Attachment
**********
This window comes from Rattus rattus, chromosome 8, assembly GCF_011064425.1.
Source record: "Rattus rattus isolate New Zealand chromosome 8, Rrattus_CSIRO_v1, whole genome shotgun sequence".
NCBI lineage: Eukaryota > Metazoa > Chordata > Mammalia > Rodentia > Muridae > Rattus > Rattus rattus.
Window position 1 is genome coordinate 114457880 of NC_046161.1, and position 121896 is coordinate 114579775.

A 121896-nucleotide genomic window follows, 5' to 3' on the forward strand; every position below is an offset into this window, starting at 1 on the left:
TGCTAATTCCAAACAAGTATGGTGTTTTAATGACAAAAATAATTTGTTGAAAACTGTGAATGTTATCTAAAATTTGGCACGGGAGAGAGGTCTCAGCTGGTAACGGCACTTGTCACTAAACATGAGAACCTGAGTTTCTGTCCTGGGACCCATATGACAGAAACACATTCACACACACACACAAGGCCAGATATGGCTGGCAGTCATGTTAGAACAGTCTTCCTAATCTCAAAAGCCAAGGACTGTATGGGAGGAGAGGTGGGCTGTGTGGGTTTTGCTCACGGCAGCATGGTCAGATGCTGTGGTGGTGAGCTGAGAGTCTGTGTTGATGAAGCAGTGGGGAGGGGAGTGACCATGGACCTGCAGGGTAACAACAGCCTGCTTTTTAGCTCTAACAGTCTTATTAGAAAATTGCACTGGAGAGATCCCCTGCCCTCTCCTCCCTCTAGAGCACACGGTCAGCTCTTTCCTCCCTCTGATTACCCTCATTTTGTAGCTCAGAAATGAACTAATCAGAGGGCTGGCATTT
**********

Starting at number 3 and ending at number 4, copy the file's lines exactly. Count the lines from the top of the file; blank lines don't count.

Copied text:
NCBI lineage: Eukaryota > Metazoa > Chordata > Mammalia > Rodentia > Muridae > Rattus > Rattus rattus.
Window position 1 is genome coordinate 114457880 of NC_046161.1, and position 121896 is coordinate 114579775.